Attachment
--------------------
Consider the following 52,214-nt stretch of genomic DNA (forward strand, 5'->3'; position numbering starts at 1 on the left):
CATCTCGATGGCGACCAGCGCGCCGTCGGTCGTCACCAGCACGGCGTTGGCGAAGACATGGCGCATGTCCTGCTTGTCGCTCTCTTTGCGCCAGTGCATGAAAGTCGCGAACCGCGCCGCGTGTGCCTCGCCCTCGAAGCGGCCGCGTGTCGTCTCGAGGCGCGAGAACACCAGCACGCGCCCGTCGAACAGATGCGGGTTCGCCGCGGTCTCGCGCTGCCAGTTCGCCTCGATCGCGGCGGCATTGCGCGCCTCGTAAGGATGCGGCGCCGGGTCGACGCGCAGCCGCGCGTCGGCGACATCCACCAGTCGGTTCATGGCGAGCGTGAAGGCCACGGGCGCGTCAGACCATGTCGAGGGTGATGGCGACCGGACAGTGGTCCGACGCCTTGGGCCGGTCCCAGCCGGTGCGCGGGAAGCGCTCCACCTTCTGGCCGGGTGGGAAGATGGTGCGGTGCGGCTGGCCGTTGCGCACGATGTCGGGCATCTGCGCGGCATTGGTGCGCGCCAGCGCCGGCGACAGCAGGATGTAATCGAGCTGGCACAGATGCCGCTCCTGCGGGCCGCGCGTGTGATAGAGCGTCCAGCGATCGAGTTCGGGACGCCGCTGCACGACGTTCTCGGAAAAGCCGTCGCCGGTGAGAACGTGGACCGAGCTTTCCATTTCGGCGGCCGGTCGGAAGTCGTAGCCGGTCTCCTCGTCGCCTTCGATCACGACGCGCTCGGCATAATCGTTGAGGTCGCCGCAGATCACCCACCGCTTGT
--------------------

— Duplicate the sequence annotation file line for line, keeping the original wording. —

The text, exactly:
Consider the following 52,214-nt stretch of genomic DNA (forward strand, 5'->3'; position numbering starts at 1 on the left):
CATCTCGATGGCGACCAGCGCGCCGTCGGTCGTCACCAGCACGGCGTTGGCGAAGACATGGCGCATGTCCTGCTTGTCGCTCTCTTTGCGCCAGTGCATGAAAGTCGCGAACCGCGCCGCGTGTGCCTCGCCCTCGAAGCGGCCGCGTGTCGTCTCGAGGCGCGAGAACACCAGCACGCGCCCGTCGAACAGATGCGGGTTCGCCGCGGTCTCGCGCTGCCAGTTCGCCTCGATCGCGGCGGCATTGCGCGCCTCGTAAGGATGCGGCGCCGGGTCGACGCGCAGCCGCGCGTCGGCGACATCCACCAGTCGGTTCATGGCGAGCGTGAAGGCCACGGGCGCGTCAGACCATGTCGAGGGTGATGGCGACCGGACAGTGGTCCGACGCCTTGGGCCGGTCCCAGCCGGTGCGCGGGAAGCGCTCCACCTTCTGGCCGGGTGGGAAGATGGTGCGGTGCGGCTGGCCGTTGCGCACGATGTCGGGCATCTGCGCGGCATTGGTGCGCGCCAGCGCCGGCGACAGCAGGATGTAATCGAGCTGGCACAGATGCCGCTCCTGCGGGCCGCGCGTGTGATAGAGCGTCCAGCGATCGAGTTCGGGACGCCGCTGCACGACGTTCTCGGAAAAGCCGTCGCCGGTGAGAACGTGGACCGAGCTTTCCATTTCGGCGGCCGGTCGGAAGTCGTAGCCGGTCTCCTCGTCGCCTTCGATCACGACGCGCTCGGCATAATCGTTGAGGTCGCCGCAGATCACCCACCGCTTGT